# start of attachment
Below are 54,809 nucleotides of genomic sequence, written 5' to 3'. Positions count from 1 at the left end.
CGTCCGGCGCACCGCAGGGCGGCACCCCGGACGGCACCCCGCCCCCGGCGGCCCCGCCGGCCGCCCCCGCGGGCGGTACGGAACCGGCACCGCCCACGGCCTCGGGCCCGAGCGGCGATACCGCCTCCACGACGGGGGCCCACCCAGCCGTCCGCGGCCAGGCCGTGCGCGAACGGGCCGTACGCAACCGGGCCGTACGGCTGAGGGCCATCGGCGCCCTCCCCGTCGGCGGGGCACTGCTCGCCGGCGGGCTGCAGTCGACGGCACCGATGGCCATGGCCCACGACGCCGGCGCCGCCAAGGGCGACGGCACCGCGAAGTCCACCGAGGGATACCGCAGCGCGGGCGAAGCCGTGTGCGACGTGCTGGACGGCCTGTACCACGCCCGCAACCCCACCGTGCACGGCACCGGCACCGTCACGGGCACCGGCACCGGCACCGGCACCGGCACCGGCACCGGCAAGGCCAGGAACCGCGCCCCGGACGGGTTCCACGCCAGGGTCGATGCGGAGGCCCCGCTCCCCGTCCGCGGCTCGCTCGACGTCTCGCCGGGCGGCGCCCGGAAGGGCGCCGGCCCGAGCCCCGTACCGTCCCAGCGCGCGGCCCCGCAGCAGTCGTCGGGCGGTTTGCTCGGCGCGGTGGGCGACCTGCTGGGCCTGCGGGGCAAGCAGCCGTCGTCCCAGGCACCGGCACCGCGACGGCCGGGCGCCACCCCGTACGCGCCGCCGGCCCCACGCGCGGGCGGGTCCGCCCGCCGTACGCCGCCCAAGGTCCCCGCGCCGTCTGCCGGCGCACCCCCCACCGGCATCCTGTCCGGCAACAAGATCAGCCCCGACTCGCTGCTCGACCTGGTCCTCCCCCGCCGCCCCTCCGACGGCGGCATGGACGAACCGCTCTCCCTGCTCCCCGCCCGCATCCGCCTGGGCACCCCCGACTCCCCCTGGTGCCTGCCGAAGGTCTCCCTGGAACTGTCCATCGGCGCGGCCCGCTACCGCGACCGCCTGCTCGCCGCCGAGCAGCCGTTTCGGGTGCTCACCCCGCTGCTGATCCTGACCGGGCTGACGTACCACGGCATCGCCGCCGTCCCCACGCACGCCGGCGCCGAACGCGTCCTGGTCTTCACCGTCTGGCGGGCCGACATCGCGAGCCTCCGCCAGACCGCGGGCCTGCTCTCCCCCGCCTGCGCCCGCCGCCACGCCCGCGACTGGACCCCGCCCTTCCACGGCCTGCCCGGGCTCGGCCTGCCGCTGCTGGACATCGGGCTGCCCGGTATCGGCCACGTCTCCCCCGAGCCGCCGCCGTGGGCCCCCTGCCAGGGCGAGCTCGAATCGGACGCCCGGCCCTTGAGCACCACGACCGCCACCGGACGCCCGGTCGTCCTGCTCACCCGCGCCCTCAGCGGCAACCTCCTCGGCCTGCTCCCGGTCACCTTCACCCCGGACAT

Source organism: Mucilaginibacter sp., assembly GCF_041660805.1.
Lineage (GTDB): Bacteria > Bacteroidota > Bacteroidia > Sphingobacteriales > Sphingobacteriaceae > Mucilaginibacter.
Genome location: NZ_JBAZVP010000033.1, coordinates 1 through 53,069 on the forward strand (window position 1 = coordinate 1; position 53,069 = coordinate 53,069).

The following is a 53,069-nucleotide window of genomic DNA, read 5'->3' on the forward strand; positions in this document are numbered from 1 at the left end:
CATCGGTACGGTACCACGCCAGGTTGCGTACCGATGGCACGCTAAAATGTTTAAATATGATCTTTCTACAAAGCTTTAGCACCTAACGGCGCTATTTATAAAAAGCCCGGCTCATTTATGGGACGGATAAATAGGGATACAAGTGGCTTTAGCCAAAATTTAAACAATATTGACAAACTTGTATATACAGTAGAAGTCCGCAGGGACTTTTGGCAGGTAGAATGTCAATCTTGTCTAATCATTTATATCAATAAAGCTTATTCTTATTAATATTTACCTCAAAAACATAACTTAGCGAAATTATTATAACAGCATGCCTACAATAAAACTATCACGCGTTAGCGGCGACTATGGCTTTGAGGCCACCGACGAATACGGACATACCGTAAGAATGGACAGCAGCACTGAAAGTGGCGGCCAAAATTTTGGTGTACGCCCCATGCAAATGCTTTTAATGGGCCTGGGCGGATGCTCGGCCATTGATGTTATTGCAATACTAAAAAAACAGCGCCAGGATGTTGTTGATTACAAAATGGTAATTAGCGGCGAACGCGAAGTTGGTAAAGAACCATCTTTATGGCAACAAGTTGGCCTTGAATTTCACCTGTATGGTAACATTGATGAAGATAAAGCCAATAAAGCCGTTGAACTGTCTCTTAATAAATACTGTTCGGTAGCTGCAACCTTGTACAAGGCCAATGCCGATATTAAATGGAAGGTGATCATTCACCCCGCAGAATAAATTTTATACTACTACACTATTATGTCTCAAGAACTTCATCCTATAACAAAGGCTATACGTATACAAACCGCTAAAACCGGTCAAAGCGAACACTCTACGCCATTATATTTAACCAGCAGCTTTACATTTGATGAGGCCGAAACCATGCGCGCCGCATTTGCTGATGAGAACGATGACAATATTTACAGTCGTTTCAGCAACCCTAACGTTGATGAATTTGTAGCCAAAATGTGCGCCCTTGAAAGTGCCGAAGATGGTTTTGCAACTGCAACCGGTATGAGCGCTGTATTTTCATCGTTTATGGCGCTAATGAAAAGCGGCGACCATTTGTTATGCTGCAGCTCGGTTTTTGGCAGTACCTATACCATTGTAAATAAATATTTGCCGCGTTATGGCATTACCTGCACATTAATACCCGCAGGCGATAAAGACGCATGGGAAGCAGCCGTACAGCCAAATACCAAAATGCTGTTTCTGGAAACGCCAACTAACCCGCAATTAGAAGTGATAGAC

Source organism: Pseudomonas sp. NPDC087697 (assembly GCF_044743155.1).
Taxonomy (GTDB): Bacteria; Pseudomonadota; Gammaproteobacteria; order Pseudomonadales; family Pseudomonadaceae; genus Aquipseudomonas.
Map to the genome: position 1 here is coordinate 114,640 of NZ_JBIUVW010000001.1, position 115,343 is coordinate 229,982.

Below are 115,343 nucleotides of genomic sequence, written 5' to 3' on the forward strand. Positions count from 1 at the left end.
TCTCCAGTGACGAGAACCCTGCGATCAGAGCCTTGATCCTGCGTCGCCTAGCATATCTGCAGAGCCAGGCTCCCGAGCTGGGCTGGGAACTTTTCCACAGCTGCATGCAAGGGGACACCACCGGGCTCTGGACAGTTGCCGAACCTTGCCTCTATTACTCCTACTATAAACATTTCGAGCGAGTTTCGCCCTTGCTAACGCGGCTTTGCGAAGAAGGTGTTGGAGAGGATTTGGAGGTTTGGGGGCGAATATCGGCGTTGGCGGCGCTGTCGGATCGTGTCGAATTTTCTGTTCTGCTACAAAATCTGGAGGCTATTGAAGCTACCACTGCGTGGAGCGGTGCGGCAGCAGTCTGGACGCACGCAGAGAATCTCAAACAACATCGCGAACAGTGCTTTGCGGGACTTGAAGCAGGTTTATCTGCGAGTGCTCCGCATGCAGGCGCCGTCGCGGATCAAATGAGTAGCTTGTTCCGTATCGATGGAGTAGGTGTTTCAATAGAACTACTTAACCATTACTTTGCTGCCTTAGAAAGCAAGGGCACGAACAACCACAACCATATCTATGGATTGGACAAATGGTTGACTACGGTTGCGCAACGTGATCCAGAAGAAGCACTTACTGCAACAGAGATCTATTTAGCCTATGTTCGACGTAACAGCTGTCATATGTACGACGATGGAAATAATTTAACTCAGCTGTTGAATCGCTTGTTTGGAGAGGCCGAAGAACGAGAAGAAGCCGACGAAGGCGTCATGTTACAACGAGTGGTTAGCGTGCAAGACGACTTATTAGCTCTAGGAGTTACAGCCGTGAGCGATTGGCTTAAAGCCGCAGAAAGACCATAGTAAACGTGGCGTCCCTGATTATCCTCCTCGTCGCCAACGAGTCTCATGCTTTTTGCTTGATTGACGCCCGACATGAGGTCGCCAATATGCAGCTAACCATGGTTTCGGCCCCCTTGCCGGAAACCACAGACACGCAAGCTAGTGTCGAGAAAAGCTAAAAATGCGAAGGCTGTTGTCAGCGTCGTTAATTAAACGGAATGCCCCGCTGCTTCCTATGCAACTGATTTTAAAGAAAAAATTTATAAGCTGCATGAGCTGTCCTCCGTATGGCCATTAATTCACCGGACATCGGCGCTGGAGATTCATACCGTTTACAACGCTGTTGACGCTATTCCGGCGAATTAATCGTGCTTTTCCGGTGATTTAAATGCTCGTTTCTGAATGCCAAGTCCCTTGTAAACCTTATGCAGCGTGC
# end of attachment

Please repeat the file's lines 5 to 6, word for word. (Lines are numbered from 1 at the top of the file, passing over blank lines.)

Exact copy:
Genome location: NZ_JBAZVP010000033.1, coordinates 1 through 53,069 on the forward strand (window position 1 = coordinate 1; position 53,069 = coordinate 53,069).

The following is a 53,069-nucleotide window of genomic DNA, read 5'->3' on the forward strand; positions in this document are numbered from 1 at the left end: